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Driver Conduct

DRIVER CONDUCT                                  

If we all play by the same rules, then everyone will enjoy the game more and the chance of damage to our cars will be reduced. Not all organizations enforce the same rules and have the same standards, so please review these basic rules you are expected to apply at FFCS events.




The Formula Ford Challenge Series upholds the standards of VRG and VDCA, which is to value safe, disciplined driving above all.  We are about driving well, enjoying the abilities of our cars, and challenging ourselves to improve our own abilities. 

  • Winning is not the only or primary objective – clean racing and camaraderie make winners of everyone.  There are much greater penalties for bad driving than there is a reward for winning.

  • Vintage racing mixes cars and drivers of different potentials.  Anticipate the differences and accommodate for them.  Acceleration, braking, cornering, driver ability, and car visibility are all factors to consider.

  • We encourage using your mirrors very frequently to maintain track awareness. Check them before turn-in and at other opportunities (gauge checks; running down straightaways).   When you receive a blue flag from a corner station indicating a car is behind and possibly passing, it should only be confirming what you already know (and sometimes corner stations don’t put out the flag when they should).  If you don’t have good habits with your mirrors, work on developing them.



A. Driver on pole controls the speed approaching the green flag. It should be a steady speed set by the pace car (if there is one) until the Green flag is displayed. When the Starter displays the Green flag you should start racing.  You do not need to wait to pass the start-finish line to begin racing.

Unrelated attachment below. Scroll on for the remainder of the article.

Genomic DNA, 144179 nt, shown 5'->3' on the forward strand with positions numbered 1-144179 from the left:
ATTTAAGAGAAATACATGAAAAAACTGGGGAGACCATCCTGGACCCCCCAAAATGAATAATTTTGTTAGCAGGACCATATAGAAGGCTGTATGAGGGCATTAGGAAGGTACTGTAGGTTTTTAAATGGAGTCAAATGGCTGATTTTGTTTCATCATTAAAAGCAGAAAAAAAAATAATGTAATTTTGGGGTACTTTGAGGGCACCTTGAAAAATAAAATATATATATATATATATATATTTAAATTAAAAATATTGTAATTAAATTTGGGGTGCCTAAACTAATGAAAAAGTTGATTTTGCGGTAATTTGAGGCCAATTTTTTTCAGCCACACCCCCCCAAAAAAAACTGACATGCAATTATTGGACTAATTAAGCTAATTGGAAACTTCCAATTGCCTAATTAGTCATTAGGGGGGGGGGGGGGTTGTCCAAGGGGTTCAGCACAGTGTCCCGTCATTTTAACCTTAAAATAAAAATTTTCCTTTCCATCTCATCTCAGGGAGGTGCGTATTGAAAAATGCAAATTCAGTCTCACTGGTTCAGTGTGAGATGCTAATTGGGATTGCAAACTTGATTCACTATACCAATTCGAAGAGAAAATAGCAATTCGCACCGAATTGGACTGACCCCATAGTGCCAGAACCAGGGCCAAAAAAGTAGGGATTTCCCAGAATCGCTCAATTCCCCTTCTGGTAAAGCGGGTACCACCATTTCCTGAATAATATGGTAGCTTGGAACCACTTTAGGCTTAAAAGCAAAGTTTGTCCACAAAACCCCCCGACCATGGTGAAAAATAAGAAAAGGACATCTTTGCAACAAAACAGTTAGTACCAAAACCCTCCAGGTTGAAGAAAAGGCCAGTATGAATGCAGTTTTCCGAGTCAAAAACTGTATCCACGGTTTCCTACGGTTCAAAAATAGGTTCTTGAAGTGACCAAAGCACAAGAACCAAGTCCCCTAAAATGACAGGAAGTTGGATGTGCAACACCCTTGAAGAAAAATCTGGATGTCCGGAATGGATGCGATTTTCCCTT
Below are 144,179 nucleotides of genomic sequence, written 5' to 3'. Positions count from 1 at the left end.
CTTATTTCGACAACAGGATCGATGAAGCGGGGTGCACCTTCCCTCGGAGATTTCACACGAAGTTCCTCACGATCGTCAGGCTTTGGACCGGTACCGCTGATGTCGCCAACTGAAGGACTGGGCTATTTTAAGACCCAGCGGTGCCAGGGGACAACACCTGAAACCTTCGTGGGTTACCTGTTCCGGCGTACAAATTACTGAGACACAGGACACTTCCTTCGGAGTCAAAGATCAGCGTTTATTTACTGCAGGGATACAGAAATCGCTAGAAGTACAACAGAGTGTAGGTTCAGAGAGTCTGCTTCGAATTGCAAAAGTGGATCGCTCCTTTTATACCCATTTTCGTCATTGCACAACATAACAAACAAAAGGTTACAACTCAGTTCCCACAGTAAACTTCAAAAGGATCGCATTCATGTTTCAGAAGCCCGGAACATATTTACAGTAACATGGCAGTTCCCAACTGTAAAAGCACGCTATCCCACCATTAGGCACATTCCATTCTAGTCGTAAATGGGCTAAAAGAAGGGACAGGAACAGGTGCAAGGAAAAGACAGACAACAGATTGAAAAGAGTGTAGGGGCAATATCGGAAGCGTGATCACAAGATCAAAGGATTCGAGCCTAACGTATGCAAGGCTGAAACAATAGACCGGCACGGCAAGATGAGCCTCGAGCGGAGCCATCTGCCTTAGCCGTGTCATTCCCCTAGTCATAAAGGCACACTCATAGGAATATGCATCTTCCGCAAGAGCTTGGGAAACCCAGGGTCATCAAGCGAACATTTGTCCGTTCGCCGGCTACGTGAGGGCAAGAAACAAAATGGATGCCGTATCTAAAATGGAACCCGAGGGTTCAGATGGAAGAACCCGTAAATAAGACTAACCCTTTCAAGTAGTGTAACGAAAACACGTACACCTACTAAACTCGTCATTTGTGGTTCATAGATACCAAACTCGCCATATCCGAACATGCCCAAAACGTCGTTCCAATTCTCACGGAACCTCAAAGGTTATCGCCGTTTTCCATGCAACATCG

B.  Outside pole must stay even with the pole car.

C.  All other cars must stay in line with the car in front (no sideways movement) and maintain a gap of no more than two (2) car lengths until the green flag is waved.

D.  Open-Wheeled Formula car starts are more dangerous by nature. Our responsibility to ourselves, fellow racers, and the clubs we race with is to manage the starts carefully, avoiding all the nasty bits associated with incidents (including downtime on the track instead of active sessions).  If in doubt . . . DON’T!  Get through it safely and race when the field isn’t so bunched and chaotic. Again, there are many different types of cars with drivers of widely varied abilities, and opening lap heroics are more likely to end in disappointment than accomplishment.  There is plenty of time for good racing after the start.



A.  The overtaking driver has the primary responsibility for a safe pass.

B.  If the overtaking car is not fully even with the car being passed at the turn-in point, it should not interfere with the lead car’s right to a normal line to the apex unless the lead car has given a point-by approaching the corner.

C.  If the overtaking car is even at the turn-in point or has been given a point-by approaching the corner; both cars must share the road and avoid contact.

D.  As a matter of both safety and courtesy, slower drivers are expected to point-by faster drivers when not racing for position.  If you are in a faster car and do not receive a point-by when you should, assume the slower car does not see you and pass with caution.  Responsibility for safe passing rests primarily with the passing car.

  • Even though A, B, and D are true, when executing a pass the lead driver still shares some responsibility for avoiding contact. All cars are equipped with two mirrors.  Being technically correct about whose turn it was doesn't matter when two (or more) cars get damaged.